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Hideo Kojima: gamers are happy with what they have

"FPS sell like crazy, so there isn't a strong demand for anything else."

Metal Gear creator Hideo Kojima has expressed his concern at the current state of the global games industry - and Japan's place within it.

The legendary Japanese developer believes only a handful of games are big enough to sell big numbers, and the plethora of sequels and spate of first-person shooters are the result of consumer demand.

"It's much more competitive now: if you look at triple-A titles on a worldwide scale there's maybe only ten really big games that can get gamers' attention, and I'm not sure how Japan can compete on that level," he told Official PlayStation Magazine.

"I think it's more consumer demand - right now, consumers are happy with what they have. First-person shooters sell like crazy, so there's not really a strong demand for anything else, and that's why [original ideas] stop being made.

"People are satisfied with making minor upgrades and tweaking things here and there - as long as that's the landscape, it will keep on happening. I don't see a problem necessarily, but at the same time it is nice to see new things come."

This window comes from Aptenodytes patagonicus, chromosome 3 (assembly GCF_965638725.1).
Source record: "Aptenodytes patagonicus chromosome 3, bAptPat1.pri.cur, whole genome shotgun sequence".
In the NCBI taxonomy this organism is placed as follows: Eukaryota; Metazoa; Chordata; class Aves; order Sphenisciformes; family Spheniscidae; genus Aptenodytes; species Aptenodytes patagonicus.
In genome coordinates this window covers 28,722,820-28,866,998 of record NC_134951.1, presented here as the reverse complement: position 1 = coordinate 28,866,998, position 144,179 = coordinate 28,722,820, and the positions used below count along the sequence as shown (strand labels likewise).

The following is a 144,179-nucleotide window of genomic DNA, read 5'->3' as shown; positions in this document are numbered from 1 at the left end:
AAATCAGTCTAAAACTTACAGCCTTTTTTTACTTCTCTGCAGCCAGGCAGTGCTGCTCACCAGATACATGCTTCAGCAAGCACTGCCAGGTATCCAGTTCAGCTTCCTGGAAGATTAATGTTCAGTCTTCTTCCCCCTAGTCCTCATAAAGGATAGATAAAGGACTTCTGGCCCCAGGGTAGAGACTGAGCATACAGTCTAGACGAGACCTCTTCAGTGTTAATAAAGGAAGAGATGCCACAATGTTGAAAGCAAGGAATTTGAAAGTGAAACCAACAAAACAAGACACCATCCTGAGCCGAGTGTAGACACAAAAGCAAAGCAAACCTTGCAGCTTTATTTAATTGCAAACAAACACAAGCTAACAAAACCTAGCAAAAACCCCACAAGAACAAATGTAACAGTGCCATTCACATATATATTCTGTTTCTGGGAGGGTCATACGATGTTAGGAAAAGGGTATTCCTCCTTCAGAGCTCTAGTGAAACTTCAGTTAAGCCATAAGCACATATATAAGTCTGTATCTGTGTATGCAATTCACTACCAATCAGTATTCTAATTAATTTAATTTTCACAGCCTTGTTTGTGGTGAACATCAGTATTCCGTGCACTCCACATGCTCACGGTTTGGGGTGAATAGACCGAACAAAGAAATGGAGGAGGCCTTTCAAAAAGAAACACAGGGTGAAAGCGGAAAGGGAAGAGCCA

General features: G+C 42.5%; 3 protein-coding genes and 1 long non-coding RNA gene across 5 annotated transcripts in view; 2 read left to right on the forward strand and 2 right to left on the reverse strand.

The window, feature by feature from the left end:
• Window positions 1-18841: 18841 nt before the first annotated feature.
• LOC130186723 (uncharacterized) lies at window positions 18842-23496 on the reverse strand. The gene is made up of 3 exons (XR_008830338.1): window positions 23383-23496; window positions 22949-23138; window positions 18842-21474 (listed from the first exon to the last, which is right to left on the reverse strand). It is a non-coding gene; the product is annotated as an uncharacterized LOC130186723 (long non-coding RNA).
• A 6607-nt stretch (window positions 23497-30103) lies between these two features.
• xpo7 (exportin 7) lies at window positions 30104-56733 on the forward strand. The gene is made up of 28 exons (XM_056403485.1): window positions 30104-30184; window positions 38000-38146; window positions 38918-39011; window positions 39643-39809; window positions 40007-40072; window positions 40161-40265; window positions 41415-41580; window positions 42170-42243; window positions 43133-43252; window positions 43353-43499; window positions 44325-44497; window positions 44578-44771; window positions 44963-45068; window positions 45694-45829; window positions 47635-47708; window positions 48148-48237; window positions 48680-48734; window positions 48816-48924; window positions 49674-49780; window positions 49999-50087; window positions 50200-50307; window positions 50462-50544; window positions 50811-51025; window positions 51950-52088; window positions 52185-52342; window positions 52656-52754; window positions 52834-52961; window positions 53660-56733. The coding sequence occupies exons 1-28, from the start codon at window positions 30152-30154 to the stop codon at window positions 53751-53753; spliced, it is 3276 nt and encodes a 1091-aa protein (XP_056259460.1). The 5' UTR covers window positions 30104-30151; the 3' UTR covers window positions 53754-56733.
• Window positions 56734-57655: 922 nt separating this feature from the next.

Kojima, who is producing the Platinum-developed Meta Gear Rising: Revengeance, and working on his new game, codenamed Project Ogre, believes creators can try new things, but it is harder to do so now than ever.

"Maybe for new ideas, the way to do it is [by] releasing things via online services first and then seeing how people react to that," he suggested.

"Or even if you're making something from a game-design perspective that's completely different, you could tie it to an existing franchise - like even if it had the Metal Gear Solid title, it could be completely different.

"Maybe you can make a Batman game that has the Batman title, but you can still be free with what you make the game into. Making something that's completely new - where the gameplay, the characters, the world, everything is completely from scratch - that's very hard to realise in this day and age."